Art therapy is one tool used to support individuals in recovery. Some treatment programs offer options during treatment including individual, group, skills-focus, relapse prevention and art therapy. Expression of emotions, feelings and thoughts are encouraged as part of the healing journey throughout recovery.
Types of Art Therapy
Several modalities of art therapy are used to help individuals use creativity and imagination to express thoughts and feelings. Art is a different way of communicating which sometimes helps convey difficult experiences or feelings without having to verbalize or talk about them (as in talk therapy) and increases the brain’s power to focus. The different types of art therapy normally used in recovery include:
The Substance Abuse and Mental Health Services Administration (SAMHSA) describes art therapy as a type of expressive group therapy to help people express thoughts or feelings without words. For people who have underlying psychological issues related to addiction, this form of therapy can be very beneficial and soothing. A person who has experienced a history of abuse may also find it beneficial. Creating art is nonverbal but expands the way a person conveys complex emotions. Art therapy provides an opportunity to look at issues from a different angle and explore them in a new way.
People who incorporate art therapy into recovery may experience discovery of insights and meaning about behavioral patterns and habits as well as addiction itself. Many techniques such as Gestalt method help the individual understand current feelings and experiences. Active imagination utilizes artwork as a starting point to allow an individual’s mind freedom to associate and provide introspection about personal experiences.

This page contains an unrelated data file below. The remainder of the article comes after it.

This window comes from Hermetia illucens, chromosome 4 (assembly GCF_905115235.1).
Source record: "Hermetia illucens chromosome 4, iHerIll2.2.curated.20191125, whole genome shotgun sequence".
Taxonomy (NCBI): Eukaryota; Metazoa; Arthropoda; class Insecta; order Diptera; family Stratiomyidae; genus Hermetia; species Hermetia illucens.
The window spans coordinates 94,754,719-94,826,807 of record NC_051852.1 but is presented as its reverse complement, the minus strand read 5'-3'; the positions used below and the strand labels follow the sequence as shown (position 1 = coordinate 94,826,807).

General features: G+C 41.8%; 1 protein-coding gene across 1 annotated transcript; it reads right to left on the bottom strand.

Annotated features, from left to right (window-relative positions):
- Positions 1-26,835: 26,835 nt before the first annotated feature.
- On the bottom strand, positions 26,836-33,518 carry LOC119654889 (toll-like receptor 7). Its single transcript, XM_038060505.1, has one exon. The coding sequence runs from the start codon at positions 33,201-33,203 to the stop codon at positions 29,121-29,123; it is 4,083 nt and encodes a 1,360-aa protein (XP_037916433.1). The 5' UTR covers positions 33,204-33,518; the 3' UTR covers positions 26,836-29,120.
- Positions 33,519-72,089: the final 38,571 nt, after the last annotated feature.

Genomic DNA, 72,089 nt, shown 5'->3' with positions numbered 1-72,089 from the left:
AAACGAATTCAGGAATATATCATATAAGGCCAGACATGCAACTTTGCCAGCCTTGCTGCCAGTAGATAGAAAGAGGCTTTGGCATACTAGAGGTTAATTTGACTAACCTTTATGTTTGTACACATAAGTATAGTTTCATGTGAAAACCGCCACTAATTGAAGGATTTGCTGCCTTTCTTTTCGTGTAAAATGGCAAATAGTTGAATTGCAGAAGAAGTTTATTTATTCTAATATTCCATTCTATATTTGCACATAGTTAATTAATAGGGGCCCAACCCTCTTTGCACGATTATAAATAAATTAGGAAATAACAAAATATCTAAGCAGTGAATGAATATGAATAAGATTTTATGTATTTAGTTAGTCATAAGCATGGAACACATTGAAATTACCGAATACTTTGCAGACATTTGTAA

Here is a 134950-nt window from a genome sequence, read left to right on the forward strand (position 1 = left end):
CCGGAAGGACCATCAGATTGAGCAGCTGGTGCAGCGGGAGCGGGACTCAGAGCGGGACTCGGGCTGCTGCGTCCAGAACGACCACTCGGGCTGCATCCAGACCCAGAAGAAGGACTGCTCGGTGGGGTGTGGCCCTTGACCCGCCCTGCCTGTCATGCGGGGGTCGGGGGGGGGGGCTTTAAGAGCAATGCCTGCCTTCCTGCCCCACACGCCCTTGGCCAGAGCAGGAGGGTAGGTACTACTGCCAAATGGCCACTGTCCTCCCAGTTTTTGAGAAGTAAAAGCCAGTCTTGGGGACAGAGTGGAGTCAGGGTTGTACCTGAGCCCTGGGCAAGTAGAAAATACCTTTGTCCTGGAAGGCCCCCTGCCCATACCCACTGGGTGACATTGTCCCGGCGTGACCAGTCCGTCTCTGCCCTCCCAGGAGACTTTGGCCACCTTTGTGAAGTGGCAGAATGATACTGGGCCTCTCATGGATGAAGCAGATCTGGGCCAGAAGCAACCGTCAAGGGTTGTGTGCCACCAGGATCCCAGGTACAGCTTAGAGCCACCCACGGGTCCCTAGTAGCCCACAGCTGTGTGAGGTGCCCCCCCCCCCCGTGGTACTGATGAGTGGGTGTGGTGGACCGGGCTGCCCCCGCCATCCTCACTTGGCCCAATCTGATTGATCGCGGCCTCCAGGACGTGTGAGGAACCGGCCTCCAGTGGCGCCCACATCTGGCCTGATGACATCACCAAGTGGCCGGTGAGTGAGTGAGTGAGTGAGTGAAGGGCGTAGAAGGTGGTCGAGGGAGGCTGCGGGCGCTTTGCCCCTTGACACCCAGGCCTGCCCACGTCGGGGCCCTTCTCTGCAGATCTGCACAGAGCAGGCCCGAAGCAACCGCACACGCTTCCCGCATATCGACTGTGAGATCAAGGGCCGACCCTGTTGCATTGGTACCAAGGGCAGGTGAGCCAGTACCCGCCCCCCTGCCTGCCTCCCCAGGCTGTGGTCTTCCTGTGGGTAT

Incorporating Art Therapy
Recovery is a challenging, life long process. When a person is open to trying new things, opportunities emerge to discover new ways of viewing the world as well as the individual’s own perceptions, beliefs and habits. Art therapy is a safe place to express experiences, emotions and lingering issues which led to an addiction. For the person seeking an alternative to talk therapy, art has the capacity to open new doors. When searching for a treatment center, discuss the possibility of art therapy. Post treatment, develop a recovery plan which incorporates elements of art therapy and don’t be afraid to try new things. Start at the beginning and find what works. Enjoy the process of trying new avenues of exploration and see where it leads. The results may just surprise, delight and enlighten the senses and awaken new avenues of healing in recovery.
Recovery can be challenging for those who don’t know where to start. If you’re ready, Lead Recovery has trained counselors ready to talk and offer support. Contact us today at 800-380-0012.